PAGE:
Uganda started its largest-ever trial of a preventive Ebola vaccine, an official said, amid fears of a potential spill-over of the deadly haemorrhagic fever from neighbouring DR Congo.
The East African country has been on high alert since two people, visiting from Congo, died of the disease. A third family member died after returning back home.
Ebola killed more than 1 800 people in Congo in the latest outbreak in the central African country, which began a year ago and is the second-worst on record.
Rwanda, which neighbours Congo and Uganda, is on high alert after the disease spread to the Congolese city Goma.
In Uganda, the vaccination project’s lead researcher Pontiano Kaleebu told Reuters the two-year trial would involve 800 people in Mbarara district.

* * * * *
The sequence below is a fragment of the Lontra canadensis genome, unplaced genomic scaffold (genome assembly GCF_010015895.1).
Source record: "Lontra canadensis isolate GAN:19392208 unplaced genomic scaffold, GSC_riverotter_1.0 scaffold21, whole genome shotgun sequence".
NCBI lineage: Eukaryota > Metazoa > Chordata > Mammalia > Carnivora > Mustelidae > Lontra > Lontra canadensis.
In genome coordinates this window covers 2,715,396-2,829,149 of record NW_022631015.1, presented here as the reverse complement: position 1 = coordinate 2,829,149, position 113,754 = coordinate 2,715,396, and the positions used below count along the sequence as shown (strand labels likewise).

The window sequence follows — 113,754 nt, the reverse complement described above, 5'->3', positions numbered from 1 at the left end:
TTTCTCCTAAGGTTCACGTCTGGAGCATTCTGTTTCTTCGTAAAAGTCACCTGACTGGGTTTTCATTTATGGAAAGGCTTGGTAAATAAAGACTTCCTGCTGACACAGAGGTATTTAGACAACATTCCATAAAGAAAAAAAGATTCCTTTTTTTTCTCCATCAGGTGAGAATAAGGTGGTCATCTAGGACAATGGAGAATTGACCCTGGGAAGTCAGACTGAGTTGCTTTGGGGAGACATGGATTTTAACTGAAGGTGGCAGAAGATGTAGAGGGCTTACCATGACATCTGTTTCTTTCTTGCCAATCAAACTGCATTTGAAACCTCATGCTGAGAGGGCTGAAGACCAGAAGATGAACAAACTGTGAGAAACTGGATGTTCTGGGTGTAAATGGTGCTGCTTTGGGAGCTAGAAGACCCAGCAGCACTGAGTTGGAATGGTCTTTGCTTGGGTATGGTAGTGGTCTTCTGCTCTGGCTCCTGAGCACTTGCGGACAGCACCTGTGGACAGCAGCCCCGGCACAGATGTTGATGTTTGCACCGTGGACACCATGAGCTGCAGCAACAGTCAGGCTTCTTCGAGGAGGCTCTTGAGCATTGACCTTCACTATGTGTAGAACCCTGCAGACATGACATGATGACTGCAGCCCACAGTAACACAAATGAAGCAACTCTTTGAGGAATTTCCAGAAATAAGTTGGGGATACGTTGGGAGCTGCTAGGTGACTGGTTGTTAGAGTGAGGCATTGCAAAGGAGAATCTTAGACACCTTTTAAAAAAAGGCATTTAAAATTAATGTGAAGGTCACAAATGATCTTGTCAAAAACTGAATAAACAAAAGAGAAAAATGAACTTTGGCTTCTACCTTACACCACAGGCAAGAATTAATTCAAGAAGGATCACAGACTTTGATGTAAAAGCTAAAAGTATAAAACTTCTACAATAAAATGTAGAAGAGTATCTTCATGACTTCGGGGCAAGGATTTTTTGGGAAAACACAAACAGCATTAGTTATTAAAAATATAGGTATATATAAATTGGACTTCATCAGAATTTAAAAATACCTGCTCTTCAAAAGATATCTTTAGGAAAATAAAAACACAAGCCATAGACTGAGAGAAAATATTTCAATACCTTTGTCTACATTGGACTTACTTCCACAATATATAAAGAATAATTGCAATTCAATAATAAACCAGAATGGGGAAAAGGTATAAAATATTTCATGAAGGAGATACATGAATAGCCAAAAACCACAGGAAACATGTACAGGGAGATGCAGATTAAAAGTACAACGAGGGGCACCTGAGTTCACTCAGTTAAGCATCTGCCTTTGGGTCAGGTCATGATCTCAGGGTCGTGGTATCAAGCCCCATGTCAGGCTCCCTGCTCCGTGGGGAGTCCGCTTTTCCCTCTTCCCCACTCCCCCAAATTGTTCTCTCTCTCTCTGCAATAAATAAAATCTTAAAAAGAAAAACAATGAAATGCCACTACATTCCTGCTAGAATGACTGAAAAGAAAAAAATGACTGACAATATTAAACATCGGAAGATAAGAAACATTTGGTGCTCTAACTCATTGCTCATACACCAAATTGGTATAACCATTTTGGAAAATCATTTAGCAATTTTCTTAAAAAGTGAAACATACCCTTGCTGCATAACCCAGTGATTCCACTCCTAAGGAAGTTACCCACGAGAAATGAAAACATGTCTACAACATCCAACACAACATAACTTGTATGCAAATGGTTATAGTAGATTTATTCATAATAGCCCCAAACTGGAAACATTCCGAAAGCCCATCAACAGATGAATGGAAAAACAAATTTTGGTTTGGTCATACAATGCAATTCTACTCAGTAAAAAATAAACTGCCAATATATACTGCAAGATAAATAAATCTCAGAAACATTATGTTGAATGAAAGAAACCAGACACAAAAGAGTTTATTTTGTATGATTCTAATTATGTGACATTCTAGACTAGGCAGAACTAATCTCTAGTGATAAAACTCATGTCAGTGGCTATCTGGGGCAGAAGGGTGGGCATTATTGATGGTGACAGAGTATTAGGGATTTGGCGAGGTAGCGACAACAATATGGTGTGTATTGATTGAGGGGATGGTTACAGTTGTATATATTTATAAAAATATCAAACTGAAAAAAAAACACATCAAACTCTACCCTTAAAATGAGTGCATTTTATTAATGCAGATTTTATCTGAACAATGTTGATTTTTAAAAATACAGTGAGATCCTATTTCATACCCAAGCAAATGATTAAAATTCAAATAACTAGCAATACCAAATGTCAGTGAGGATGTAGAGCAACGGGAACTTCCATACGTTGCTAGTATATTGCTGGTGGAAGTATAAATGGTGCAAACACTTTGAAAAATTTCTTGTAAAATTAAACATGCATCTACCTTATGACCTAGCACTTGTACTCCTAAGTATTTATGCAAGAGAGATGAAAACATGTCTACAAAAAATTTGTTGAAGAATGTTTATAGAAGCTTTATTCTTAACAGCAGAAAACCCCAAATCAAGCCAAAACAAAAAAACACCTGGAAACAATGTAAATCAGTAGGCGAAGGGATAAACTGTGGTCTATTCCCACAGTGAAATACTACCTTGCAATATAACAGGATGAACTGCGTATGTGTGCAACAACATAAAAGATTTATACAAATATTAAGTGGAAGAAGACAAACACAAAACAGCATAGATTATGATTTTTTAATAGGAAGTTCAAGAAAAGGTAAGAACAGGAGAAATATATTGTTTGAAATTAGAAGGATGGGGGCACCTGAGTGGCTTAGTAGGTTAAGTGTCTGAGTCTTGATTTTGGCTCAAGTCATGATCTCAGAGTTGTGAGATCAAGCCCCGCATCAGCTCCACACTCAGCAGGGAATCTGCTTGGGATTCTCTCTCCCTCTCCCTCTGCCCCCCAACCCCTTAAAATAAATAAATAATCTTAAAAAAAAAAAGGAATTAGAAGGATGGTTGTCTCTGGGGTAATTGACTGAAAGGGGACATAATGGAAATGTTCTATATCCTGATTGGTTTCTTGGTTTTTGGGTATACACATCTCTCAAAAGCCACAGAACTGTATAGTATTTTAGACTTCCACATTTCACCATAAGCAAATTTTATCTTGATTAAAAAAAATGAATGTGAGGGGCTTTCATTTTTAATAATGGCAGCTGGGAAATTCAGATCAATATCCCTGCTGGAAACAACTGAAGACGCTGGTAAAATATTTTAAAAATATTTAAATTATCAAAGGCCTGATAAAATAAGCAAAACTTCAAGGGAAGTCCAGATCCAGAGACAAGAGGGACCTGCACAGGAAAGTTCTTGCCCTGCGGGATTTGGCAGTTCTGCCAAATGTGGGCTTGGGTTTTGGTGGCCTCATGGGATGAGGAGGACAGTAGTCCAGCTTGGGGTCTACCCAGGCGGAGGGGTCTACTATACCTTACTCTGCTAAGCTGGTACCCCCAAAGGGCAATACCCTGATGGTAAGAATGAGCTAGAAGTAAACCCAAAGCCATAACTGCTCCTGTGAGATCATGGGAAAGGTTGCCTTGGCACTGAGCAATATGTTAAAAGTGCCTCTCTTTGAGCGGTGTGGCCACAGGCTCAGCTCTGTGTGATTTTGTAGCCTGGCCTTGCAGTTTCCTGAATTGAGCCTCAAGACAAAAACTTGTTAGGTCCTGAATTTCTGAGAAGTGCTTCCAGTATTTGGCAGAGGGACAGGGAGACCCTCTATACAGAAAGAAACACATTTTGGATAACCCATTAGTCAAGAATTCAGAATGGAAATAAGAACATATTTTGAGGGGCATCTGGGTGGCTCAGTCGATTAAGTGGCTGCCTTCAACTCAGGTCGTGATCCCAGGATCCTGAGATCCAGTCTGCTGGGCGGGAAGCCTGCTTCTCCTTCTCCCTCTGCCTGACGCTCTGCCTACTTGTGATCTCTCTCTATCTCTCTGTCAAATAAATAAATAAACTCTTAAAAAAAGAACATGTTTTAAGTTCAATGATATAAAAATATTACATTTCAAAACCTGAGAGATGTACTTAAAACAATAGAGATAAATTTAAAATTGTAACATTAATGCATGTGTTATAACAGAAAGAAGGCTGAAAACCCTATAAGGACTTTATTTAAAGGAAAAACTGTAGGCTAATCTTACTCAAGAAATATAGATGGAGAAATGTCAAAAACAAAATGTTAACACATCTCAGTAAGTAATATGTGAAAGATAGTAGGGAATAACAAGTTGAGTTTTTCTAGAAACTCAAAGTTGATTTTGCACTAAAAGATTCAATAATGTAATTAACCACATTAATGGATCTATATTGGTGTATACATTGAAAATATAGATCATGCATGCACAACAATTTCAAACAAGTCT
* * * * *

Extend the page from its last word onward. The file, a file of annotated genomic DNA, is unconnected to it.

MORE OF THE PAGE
Participants will be picked from core health workers such as physicians, clinicians, nurses and pharmacists, and non-core personnel: cleaners, mortuary attendants and surveillance, ambulance and burial teams.
“Developing effective vaccines and treatments against Ebola are global public health priorities. In this trial we hope to avail more information to help us work toward a licensed Ebola vaccine,” Kaleebu said.
The trial, by Ugandan and international researchers, is backed by the London School of Hygiene and Tropical Medicine.
The vaccine involved – Ad26.ZEBOV, MVA-BN-Filo – is manufactured by Belgium-based Janssen Pharmaceutica and researchers will seek to assess safety and ability to provoke an immune response to fight the disease.
Uganda has been hit by multiple outbreaks of Ebola and Marburg, another infectious and high-fatality haemorrhagic fever, in the past.
Deaths from the outbreaks were limited due to quick diagnoses at the Uganda Virus Research Institute and an effective donor-funded response mechanism.